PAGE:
In search bar look for External IP addresses.


    You should see your external IP address assigned to your VM


    In column Type select ephemeral and change it to Static


    Give your static IP name and some description.


    Type should now say Static


    b) Assignment of Domain name to your static IP

    Next step is to point your domain to your virtual machine running dess.

    Search for Cloud DNS


    Open zone you have created in step 3.b Create Cloud DNS zone


    We now need to link A type record to your domain linking it to IP address of your Virtual machine.

    This is done simply press “Add record set”


    Select Resource record type “A” and IPv4 address the address of your dess virtual machine.


    If everything goes well you should see following in your domain dashboard:


    Next step is to update Google Name servers. You can follow Googles guide - step 5.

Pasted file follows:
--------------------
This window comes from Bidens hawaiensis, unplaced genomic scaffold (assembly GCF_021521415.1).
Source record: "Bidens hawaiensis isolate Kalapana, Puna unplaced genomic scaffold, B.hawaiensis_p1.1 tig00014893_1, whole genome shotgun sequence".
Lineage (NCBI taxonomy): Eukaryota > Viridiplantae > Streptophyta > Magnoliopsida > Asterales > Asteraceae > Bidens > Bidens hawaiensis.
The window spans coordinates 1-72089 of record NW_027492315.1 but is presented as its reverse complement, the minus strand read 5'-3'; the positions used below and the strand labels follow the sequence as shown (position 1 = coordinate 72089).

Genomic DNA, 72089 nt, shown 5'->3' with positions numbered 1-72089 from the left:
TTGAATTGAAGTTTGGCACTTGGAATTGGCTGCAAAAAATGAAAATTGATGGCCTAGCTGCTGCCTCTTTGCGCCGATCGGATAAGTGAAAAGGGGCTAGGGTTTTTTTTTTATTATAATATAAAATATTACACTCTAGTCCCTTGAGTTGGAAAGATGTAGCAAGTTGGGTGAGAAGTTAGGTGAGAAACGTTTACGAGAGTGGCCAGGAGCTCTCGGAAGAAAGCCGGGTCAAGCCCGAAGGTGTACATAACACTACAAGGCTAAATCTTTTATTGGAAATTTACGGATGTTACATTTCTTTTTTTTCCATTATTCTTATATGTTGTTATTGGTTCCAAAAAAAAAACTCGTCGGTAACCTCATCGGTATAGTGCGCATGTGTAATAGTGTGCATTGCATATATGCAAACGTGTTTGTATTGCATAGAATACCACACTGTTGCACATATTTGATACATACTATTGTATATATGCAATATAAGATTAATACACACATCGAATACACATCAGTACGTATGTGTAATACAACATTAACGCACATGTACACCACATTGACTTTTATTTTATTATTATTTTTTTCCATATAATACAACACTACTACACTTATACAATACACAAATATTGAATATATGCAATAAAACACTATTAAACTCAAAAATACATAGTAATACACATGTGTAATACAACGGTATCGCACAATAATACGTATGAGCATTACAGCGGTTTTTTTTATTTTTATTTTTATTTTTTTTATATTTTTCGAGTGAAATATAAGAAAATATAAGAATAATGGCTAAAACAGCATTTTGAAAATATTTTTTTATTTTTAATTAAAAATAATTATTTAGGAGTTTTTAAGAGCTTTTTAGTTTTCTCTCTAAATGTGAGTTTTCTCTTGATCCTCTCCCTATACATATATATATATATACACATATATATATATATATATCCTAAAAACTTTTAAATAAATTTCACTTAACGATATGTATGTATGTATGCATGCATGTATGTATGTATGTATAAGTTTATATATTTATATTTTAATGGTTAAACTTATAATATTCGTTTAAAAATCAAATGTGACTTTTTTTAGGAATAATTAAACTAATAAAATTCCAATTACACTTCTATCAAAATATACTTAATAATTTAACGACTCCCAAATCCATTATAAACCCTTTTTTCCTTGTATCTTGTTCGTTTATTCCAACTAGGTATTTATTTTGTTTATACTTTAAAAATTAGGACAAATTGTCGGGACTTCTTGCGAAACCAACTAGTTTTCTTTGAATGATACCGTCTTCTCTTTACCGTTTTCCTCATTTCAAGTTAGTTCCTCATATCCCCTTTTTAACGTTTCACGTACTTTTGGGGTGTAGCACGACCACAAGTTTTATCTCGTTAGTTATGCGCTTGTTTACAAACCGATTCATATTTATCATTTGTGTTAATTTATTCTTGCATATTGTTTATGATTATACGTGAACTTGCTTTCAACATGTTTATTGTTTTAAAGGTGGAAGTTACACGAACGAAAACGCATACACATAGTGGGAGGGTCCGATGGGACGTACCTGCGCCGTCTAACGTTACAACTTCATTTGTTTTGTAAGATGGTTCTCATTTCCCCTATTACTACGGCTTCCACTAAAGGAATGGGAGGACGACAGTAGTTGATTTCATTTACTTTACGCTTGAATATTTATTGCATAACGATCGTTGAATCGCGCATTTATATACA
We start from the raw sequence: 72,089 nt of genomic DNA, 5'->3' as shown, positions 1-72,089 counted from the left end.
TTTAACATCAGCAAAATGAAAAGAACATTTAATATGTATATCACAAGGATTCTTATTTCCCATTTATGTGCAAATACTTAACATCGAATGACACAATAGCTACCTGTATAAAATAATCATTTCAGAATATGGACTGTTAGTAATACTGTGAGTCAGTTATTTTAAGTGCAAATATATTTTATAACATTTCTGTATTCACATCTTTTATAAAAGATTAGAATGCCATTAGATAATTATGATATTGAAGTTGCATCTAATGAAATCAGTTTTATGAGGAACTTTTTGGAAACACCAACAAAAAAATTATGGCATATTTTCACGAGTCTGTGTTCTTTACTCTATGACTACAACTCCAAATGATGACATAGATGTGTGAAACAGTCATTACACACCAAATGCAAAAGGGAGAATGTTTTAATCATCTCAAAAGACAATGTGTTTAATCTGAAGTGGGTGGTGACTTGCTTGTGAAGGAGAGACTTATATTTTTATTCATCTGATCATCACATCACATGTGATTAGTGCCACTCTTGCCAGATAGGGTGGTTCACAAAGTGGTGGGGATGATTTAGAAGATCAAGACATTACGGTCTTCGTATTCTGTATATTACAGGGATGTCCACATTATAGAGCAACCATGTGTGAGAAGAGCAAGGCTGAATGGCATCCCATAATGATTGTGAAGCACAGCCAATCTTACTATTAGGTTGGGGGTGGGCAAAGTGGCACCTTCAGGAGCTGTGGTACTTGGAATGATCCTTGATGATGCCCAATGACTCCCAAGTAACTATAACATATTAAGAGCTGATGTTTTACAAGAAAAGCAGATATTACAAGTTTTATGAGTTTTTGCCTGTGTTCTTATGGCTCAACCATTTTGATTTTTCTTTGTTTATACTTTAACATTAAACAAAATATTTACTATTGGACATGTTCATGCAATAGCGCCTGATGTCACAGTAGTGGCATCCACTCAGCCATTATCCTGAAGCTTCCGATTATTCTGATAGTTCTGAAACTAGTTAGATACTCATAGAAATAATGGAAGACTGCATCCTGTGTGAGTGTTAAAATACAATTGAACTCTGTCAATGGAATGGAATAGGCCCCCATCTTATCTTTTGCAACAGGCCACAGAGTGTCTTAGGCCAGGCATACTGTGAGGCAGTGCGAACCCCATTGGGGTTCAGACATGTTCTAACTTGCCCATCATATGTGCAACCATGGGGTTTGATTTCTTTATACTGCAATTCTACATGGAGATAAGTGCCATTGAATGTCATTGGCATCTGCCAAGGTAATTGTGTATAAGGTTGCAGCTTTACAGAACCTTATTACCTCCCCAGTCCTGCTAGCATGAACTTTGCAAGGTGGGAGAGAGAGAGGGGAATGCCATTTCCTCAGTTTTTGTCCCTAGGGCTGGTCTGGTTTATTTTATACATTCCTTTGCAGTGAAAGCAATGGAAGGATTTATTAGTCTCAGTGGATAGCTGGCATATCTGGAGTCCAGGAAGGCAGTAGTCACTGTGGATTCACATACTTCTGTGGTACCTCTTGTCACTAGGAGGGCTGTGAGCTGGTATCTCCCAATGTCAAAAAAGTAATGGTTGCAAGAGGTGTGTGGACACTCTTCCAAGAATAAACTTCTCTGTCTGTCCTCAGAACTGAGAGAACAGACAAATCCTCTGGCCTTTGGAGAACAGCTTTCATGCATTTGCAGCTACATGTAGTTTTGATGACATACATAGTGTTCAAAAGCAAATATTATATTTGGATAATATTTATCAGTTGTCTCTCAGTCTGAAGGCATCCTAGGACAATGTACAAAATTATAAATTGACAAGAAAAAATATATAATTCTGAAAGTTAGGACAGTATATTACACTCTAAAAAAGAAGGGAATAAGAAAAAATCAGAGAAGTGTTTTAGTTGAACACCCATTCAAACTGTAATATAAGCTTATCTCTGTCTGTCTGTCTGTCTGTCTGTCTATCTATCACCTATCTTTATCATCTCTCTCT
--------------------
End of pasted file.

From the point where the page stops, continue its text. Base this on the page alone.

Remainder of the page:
To test if you are successful open command line and ping your domain. You should see your instance static IP address.


    At this point we have created DNS record we will use to link our dess, we created instance name which will be running our dess and we have opened port range which is exposed to the internet and we can communicate with @sign root server and our apps with.

    c) Setting up Firewall

    Search for Firewall in search bar.


    Click on Create firewall rule


    Lets create firewall rule that will enable the @sign root server communicate with our dess.


    Important things to note:

    1. Ingress translates to incoming traffic.

    2. Selecting IP range as will allow traffic from anywhere on the internet.

    3. For my use case I will enable port range 8000 – 8010 allowing me to register up to 10 @signs.


    Press create and validate that your new rule appears in list of firewall rules.


    Second we need to create firewall rule that will enable your dess server to communicate with certification authority.


    Important things to note:

    1. Ingress translates to incoming traffic.

    2. Selecting IP range as will allow traffic from anywhere on the internet.

    3. You need to enable port 80 for communication with Certification authority.


    Press create and validate that your new rule appears in list of firewall rules.


    6. Instance setup and dess deployment

    Open your GCP console at and search for VM instances


    By now you should see your instance in “Running state”